1212th Ordinary General Meeting

Wednesday 3 July 2013

"Caring for highly processed wood pulp? The role of the State library in the 21st century" - Dr Alex Byrne

At the 1212th ordinary general meeting the Society on Wednesday, 3 July 2013, we were delighted to welcome Dr Alex Byrne, State Librarian and Chief Executive of the State Library of NSW. Dr Byrne gave a wide-ranging talk about the State Library and the extraordinarily valuable collection that it holds.

The State of NSW is fortunate to have perhaps the most important collection in Australia. There is no other state library that is its equal and the only Australian library that might come close is the National Library in Canberra. The State library is a library of deposit (meaning that there is a legal requirement for every printed publication produced in State of NSW to lodge a copy with a library. There are two other libraries of deposit in NSW – the Parliamentary Library and Fisher Library at the University of Sydney). The collection that the Library houses extends to 138 linear kilometres of shelf-space and this is being added to at a rate of 2 linear km per year. The collection represents one of the major assets of the State of NSW and is valued at $2.1 billion.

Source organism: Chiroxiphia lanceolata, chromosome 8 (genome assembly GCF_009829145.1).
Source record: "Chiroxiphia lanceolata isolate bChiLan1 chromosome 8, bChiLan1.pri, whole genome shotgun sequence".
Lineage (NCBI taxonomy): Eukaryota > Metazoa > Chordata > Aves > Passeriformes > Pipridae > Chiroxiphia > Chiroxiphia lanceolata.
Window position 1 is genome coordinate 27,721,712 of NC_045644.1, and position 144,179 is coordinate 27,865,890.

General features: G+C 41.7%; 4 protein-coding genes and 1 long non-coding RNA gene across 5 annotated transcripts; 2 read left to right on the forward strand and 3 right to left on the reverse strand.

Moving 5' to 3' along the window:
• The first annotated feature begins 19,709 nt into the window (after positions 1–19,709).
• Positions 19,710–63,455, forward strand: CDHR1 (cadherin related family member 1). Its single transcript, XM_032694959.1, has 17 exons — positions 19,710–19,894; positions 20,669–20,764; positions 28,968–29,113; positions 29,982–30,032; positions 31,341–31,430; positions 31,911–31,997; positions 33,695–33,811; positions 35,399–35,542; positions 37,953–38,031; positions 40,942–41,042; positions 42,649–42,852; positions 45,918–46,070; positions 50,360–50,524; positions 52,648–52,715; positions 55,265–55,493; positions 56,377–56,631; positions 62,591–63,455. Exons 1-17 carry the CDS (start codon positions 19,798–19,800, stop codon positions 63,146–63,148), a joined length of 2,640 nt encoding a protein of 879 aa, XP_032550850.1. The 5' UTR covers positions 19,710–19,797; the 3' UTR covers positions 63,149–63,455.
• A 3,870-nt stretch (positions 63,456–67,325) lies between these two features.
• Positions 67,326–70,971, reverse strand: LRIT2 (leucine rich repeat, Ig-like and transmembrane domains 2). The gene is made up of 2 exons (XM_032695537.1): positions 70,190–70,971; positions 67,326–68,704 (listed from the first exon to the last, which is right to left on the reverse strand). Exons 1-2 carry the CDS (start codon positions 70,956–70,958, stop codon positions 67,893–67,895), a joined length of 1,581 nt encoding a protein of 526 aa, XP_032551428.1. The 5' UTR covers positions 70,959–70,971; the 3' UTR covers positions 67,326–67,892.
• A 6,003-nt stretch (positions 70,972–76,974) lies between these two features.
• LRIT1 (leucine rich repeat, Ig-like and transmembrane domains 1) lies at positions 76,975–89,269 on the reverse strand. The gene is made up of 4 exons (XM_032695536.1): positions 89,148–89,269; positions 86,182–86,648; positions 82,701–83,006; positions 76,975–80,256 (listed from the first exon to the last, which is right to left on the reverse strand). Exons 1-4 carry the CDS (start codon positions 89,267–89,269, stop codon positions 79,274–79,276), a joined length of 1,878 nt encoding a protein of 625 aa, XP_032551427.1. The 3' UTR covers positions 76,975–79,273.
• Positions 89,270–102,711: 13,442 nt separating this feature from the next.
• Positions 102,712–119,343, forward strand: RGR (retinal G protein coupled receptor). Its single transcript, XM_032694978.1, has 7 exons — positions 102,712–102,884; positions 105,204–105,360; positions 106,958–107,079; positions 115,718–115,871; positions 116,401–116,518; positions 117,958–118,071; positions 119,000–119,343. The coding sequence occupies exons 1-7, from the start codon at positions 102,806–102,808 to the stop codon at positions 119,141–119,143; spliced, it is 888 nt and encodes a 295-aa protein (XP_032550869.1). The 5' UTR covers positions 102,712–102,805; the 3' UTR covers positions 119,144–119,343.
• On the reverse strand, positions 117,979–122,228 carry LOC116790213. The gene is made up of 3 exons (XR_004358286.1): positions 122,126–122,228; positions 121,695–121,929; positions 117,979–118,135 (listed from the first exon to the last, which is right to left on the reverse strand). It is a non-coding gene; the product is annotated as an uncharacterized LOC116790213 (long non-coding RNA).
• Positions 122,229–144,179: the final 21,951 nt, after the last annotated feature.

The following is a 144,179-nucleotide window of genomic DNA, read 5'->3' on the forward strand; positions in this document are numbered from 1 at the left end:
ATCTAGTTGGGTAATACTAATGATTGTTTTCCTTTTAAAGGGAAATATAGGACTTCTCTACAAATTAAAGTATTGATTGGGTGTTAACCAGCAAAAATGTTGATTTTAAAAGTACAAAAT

Examples of important items that the Library holds are the stern-plate of HMS Resolution (James Cook's ship on his second and ill-fated third voyages) and Cook's ammunition belt. There is an extensive World War I collection and of particular importance are personal diaries kept by soldiers. Many soldiers kept these small, notebook-size dairies and they give deep insight into the personal experiences of the writers. There is even one diary that was written by an Australian General, despite these being strictly against regulations.

The collection is diverse and is not restricted to printed materials. There are many important paintings, the entire collection from the Packer Press of newspaper photographs (over 350,000 images) and a wide variety of other artefacts that give the enormous insight into the cultural narrative that has unfolded over the last 200 years or so (the Library started as the Australian Subscription Library in 1826).

Unfortunately, much of the collection is on media that does not last well. For example wood-pulp paper and many of the digital media of the last 30 or 40 years start deteriorating within 20-30 years. Currently, the most practical solution to this problem is to digitise the collection and the Library has been fortunate to receive a government grant of $32.6 million over the next four years to renew the digitisation infrastructure, with a further $32 million over the subsequent six years to commence digitisation of the collection. Even with this substantial sum of over $60 million to be spent over 10 years only about 6% of the collection will be converted into searchable, digital form.

The Library also houses a substantial collection on behalf of the Royal Society of NSW and we intend to work with State library to make this important collection more accessible.

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